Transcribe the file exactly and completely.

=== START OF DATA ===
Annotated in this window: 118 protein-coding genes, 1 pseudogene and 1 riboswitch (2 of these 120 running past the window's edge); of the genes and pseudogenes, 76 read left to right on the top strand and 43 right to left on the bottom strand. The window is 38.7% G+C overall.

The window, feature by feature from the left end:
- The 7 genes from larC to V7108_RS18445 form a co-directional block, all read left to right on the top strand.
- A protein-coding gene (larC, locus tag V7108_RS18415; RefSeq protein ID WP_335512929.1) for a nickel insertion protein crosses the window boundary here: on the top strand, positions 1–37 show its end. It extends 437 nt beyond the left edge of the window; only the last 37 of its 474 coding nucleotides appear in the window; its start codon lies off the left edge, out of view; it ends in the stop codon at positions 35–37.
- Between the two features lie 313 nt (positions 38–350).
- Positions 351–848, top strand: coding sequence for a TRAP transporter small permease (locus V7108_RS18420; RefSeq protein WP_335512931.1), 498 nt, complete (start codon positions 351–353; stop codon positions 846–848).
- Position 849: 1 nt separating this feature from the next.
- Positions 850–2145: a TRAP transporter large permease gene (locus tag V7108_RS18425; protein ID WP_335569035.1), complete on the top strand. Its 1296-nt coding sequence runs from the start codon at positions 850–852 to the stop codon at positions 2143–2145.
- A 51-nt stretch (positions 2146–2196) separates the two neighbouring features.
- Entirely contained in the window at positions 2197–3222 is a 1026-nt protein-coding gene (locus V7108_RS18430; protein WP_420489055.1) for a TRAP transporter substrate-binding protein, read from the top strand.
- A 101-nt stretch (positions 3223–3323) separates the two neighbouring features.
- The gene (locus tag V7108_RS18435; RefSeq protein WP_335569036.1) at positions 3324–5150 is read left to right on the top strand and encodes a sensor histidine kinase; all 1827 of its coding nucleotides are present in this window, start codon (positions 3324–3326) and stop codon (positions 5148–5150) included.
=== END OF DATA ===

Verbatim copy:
Annotated in this window: 118 protein-coding genes, 1 pseudogene and 1 riboswitch (2 of these 120 running past the window's edge); of the genes and pseudogenes, 76 read left to right on the top strand and 43 right to left on the bottom strand. The window is 38.7% G+C overall.

The window, feature by feature from the left end:
- The 7 genes from larC to V7108_RS18445 form a co-directional block, all read left to right on the top strand.
- A protein-coding gene (larC, locus tag V7108_RS18415; RefSeq protein ID WP_335512929.1) for a nickel insertion protein crosses the window boundary here: on the top strand, positions 1–37 show its end. It extends 437 nt beyond the left edge of the window; only the last 37 of its 474 coding nucleotides appear in the window; its start codon lies off the left edge, out of view; it ends in the stop codon at positions 35–37.
- Between the two features lie 313 nt (positions 38–350).
- Positions 351–848, top strand: coding sequence for a TRAP transporter small permease (locus V7108_RS18420; RefSeq protein WP_335512931.1), 498 nt, complete (start codon positions 351–353; stop codon positions 846–848).
- Position 849: 1 nt separating this feature from the next.
- Positions 850–2145: a TRAP transporter large permease gene (locus tag V7108_RS18425; protein ID WP_335569035.1), complete on the top strand. Its 1296-nt coding sequence runs from the start codon at positions 850–852 to the stop codon at positions 2143–2145.
- A 51-nt stretch (positions 2146–2196) separates the two neighbouring features.
- Entirely contained in the window at positions 2197–3222 is a 1026-nt protein-coding gene (locus V7108_RS18430; protein WP_420489055.1) for a TRAP transporter substrate-binding protein, read from the top strand.
- A 101-nt stretch (positions 3223–3323) separates the two neighbouring features.
- The gene (locus tag V7108_RS18435; RefSeq protein WP_335569036.1) at positions 3324–5150 is read left to right on the top strand and encodes a sensor histidine kinase; all 1827 of its coding nucleotides are present in this window, start codon (positions 3324–3326) and stop codon (positions 5148–5150) included.